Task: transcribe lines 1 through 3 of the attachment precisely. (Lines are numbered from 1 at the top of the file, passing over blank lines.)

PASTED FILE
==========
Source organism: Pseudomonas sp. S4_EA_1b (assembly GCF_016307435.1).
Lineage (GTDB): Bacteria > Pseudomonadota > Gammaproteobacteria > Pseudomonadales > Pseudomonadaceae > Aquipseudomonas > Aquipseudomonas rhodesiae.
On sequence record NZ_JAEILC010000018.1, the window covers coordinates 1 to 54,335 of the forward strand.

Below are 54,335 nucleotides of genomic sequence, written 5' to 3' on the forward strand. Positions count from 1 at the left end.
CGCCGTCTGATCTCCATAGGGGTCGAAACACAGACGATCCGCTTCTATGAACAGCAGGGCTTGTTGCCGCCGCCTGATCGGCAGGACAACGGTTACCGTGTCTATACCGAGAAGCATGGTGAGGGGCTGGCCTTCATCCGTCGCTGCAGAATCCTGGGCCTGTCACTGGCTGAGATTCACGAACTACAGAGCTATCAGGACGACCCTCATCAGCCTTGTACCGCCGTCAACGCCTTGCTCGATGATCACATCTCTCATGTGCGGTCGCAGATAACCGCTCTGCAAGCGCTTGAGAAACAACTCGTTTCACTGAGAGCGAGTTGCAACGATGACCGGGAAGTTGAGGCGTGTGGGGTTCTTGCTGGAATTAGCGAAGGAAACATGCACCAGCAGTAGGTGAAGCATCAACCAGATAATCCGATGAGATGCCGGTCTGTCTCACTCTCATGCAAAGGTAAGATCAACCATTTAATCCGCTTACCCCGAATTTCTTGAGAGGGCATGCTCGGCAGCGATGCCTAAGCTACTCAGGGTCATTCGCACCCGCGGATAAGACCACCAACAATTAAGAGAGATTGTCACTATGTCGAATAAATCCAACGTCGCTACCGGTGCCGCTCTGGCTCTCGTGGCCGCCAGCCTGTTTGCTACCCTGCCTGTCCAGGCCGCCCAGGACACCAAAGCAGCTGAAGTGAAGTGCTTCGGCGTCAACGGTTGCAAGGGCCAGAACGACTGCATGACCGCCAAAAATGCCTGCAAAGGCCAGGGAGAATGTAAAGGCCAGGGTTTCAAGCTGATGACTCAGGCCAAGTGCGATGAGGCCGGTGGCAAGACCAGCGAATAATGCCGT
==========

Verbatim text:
Source organism: Pseudomonas sp. S4_EA_1b (assembly GCF_016307435.1).
Lineage (GTDB): Bacteria > Pseudomonadota > Gammaproteobacteria > Pseudomonadales > Pseudomonadaceae > Aquipseudomonas > Aquipseudomonas rhodesiae.
On sequence record NZ_JAEILC010000018.1, the window covers coordinates 1 to 54,335 of the forward strand.